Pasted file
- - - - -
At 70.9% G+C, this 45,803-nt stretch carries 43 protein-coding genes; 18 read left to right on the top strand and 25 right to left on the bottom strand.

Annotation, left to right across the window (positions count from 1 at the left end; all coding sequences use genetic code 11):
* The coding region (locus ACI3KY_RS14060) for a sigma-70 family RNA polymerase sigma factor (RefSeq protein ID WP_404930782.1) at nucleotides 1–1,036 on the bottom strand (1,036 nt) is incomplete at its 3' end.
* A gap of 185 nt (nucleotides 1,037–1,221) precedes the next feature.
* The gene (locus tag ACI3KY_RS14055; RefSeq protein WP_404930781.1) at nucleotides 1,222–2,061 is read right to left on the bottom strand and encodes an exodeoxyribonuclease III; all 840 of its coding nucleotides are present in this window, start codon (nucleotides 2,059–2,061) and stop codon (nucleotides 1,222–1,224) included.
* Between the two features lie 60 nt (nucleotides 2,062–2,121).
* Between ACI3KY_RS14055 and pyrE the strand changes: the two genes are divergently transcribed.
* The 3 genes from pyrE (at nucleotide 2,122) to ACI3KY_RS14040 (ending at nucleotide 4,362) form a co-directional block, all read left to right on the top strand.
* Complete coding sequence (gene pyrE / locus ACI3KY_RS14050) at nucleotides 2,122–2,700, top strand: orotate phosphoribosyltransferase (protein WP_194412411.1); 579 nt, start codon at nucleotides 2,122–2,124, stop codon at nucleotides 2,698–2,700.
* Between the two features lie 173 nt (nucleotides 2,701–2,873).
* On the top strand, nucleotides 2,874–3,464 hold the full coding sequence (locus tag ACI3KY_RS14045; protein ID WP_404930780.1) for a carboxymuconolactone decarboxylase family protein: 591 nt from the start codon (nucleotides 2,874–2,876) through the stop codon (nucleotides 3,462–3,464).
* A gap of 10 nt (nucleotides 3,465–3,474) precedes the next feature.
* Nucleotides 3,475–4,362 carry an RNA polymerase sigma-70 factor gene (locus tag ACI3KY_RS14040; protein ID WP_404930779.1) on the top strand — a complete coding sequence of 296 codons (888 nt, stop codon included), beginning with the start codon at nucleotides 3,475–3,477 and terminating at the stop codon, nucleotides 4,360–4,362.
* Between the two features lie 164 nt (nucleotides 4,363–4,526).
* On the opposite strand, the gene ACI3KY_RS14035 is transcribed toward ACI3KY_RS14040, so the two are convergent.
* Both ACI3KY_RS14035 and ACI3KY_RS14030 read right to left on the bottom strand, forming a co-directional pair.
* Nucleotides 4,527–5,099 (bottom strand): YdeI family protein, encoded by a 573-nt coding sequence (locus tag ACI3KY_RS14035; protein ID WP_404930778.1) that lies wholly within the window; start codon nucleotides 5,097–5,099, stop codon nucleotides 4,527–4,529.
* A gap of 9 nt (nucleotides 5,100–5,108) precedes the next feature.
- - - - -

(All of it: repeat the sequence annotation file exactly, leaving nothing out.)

At 70.9% G+C, this 45,803-nt stretch carries 43 protein-coding genes; 18 read left to right on the top strand and 25 right to left on the bottom strand.

Annotation, left to right across the window (positions count from 1 at the left end; all coding sequences use genetic code 11):
* The coding region (locus ACI3KY_RS14060) for a sigma-70 family RNA polymerase sigma factor (RefSeq protein ID WP_404930782.1) at nucleotides 1–1,036 on the bottom strand (1,036 nt) is incomplete at its 3' end.
* A gap of 185 nt (nucleotides 1,037–1,221) precedes the next feature.
* The gene (locus tag ACI3KY_RS14055; RefSeq protein WP_404930781.1) at nucleotides 1,222–2,061 is read right to left on the bottom strand and encodes an exodeoxyribonuclease III; all 840 of its coding nucleotides are present in this window, start codon (nucleotides 2,059–2,061) and stop codon (nucleotides 1,222–1,224) included.
* Between the two features lie 60 nt (nucleotides 2,062–2,121).
* Between ACI3KY_RS14055 and pyrE the strand changes: the two genes are divergently transcribed.
* The 3 genes from pyrE (at nucleotide 2,122) to ACI3KY_RS14040 (ending at nucleotide 4,362) form a co-directional block, all read left to right on the top strand.
* Complete coding sequence (gene pyrE / locus ACI3KY_RS14050) at nucleotides 2,122–2,700, top strand: orotate phosphoribosyltransferase (protein WP_194412411.1); 579 nt, start codon at nucleotides 2,122–2,124, stop codon at nucleotides 2,698–2,700.
* Between the two features lie 173 nt (nucleotides 2,701–2,873).
* On the top strand, nucleotides 2,874–3,464 hold the full coding sequence (locus tag ACI3KY_RS14045; protein ID WP_404930780.1) for a carboxymuconolactone decarboxylase family protein: 591 nt from the start codon (nucleotides 2,874–2,876) through the stop codon (nucleotides 3,462–3,464).
* A gap of 10 nt (nucleotides 3,465–3,474) precedes the next feature.
* Nucleotides 3,475–4,362 carry an RNA polymerase sigma-70 factor gene (locus tag ACI3KY_RS14040; protein ID WP_404930779.1) on the top strand — a complete coding sequence of 296 codons (888 nt, stop codon included), beginning with the start codon at nucleotides 3,475–3,477 and terminating at the stop codon, nucleotides 4,360–4,362.
* Between the two features lie 164 nt (nucleotides 4,363–4,526).
* On the opposite strand, the gene ACI3KY_RS14035 is transcribed toward ACI3KY_RS14040, so the two are convergent.
* Both ACI3KY_RS14035 and ACI3KY_RS14030 read right to left on the bottom strand, forming a co-directional pair.
* Nucleotides 4,527–5,099 (bottom strand): YdeI family protein, encoded by a 573-nt coding sequence (locus tag ACI3KY_RS14035; protein ID WP_404930778.1) that lies wholly within the window; start codon nucleotides 5,097–5,099, stop codon nucleotides 4,527–4,529.
* A gap of 9 nt (nucleotides 5,100–5,108) precedes the next feature.